Did you walk on to the lightweight rowing team?
What impact did rowing have on your Dartmouth experience?
As a novice walk-on with zero expectations for athletics and high hopes for academics at Dartmouth, I am certain rowing taught me just as many invaluable lessons as all my classes and other extracurriculars. My teammates taught me what hard work and passionate dedication can achieve. My coaches taught me the importance of focusing on team success rather than personal performance. The tough 2x6k erg workouts in the middle of winter taught me to stay composed and execute, even when everything in that moment seems to be screaming at you to stop. Most importantly, my time as a D150 taught me what true dedication felt like: dedication to the sport of rowing and the fellow D150s I cared about deeply.
Rowing offered me an opportunity to meet people of different backgrounds, academic interests, career goals, and perspectives on life. I participated in vigorous debates of different political issues during dinner after practice, and attended a teammate’s thought-provoking thesis presentation for a department I didn’t even know existed. We all came from different places, but grew incredibly close through the sport. The closest friends I have from Dartmouth are entirely because of rowing.
What would be lost if Dartmouth eliminates the Lightweight Rowing Team?
Most immediately, nearly thirty students would lose the opportunity to compete as lightweights for the Big Green. Perhaps a few would row for the heavyweights, but the majority (whether from physiological limitations–not a heavyweight size–or from inadequate resources to support the influx of rowers) would likely never row for the college again.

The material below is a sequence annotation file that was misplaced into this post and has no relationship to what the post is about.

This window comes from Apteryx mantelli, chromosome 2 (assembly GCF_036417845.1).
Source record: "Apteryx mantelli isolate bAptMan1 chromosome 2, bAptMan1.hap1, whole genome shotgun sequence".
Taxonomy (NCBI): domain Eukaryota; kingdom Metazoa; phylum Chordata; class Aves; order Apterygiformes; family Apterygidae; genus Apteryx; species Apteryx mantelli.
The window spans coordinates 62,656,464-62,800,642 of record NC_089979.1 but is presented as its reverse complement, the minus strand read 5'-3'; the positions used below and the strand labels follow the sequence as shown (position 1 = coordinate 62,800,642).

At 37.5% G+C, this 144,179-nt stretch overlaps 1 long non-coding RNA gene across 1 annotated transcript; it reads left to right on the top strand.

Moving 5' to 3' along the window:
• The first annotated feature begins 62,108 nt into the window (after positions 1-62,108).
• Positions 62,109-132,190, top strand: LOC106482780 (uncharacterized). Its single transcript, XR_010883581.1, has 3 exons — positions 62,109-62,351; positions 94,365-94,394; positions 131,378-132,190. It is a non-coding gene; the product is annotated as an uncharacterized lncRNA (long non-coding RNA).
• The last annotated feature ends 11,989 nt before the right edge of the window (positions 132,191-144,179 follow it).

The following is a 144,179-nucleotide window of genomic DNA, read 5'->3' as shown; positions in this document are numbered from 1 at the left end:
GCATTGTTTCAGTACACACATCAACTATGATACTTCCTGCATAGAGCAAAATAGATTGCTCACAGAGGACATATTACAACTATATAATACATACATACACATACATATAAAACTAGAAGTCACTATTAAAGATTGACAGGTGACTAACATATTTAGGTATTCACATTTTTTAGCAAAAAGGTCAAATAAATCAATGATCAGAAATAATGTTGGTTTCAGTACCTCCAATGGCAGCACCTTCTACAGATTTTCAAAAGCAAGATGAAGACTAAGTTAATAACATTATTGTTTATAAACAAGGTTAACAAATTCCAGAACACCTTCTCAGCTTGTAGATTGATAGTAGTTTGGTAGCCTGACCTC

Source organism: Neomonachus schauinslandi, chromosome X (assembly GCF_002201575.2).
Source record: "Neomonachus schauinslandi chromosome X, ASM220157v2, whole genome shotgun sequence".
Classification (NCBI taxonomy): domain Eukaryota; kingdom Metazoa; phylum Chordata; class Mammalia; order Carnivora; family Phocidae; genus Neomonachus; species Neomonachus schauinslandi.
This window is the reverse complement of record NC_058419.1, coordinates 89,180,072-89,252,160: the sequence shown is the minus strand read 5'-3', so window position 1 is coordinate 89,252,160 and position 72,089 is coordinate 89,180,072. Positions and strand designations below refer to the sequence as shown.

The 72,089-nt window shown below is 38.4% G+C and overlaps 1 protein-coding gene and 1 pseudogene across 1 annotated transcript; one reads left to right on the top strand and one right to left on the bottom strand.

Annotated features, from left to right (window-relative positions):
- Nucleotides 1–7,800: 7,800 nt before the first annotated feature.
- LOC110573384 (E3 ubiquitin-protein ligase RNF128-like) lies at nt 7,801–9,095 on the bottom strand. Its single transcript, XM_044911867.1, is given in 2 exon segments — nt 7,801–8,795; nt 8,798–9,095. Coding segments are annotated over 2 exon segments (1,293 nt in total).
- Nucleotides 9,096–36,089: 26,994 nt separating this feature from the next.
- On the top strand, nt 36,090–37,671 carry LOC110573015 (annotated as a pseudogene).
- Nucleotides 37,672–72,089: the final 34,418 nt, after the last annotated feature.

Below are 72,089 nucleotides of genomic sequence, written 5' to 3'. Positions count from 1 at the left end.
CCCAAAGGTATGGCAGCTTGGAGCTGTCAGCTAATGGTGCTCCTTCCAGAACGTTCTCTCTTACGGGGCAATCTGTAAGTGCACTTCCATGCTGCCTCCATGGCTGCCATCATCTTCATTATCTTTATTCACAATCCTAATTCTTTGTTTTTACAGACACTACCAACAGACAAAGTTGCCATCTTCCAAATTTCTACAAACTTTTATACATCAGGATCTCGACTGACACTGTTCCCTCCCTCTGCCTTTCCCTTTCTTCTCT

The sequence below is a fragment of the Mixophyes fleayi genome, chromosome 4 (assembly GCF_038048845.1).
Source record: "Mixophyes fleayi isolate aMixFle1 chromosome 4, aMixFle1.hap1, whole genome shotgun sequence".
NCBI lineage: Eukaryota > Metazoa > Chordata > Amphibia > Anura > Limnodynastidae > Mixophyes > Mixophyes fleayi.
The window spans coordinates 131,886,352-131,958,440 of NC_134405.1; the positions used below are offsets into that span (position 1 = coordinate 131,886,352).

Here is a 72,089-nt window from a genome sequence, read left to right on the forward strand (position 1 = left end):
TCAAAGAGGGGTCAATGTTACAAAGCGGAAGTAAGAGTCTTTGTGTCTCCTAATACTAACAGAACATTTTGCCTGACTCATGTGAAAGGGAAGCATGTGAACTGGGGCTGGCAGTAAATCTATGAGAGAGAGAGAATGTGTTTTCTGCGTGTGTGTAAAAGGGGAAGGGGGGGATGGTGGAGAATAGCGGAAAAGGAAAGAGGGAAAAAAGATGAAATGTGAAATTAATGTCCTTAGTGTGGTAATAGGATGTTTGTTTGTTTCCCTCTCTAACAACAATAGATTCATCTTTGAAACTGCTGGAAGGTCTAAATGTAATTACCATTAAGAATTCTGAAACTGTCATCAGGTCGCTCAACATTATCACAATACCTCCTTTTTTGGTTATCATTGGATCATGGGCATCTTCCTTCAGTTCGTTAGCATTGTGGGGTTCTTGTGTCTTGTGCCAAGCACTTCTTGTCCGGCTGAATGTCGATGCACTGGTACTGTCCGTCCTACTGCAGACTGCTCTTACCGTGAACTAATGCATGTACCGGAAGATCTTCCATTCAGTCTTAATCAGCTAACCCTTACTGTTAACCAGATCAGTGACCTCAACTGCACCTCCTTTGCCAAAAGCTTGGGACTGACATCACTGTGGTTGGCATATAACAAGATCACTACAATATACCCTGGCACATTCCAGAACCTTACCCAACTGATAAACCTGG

Dartmouth would lose a varsity team that has attracted high-achieving recruits to the school, and even more walk-ons that have found immense value in rowing for the D150s. To my knowledge, no other sport comes close to rowing in opening varsity athletics to the general student body. Losing the lightweight team would burn a bridge between athletics and the broader Dartmouth community.
It’s difficult to say with any clarity what will happen in the future, but cutting Dartmouth lightweight rowing puts pressure on all other lightweight rowing teams, and there is a very real possibility that collegiate lightweight rowing might be lost because of this. Without lightweights, the prospect for “normally-sized” people to row in college becomes more unlikely. According to a quick analysis (source linked below), about half US males are below 5’9”. I have no doubt that some smaller and lighter people could still be successful in heavyweight rowing, but there is a point where the different weight classes make absolute sense.